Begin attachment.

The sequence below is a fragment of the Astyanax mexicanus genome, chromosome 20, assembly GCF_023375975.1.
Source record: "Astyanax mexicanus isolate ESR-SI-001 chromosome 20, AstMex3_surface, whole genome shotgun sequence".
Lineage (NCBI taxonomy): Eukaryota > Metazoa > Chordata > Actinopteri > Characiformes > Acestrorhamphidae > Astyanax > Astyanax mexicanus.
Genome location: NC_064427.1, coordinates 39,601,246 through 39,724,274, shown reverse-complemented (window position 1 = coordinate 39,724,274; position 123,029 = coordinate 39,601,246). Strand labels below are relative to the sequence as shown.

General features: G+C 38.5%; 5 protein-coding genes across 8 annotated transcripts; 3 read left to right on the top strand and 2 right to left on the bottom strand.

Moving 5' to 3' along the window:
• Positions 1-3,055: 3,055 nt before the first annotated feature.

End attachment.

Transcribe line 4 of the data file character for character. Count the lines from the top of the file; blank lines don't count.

Genome location: NC_064427.1, coordinates 39,601,246 through 39,724,274, shown reverse-complemented (window position 1 = coordinate 39,724,274; position 123,029 = coordinate 39,601,246). Strand labels below are relative to the sequence as shown.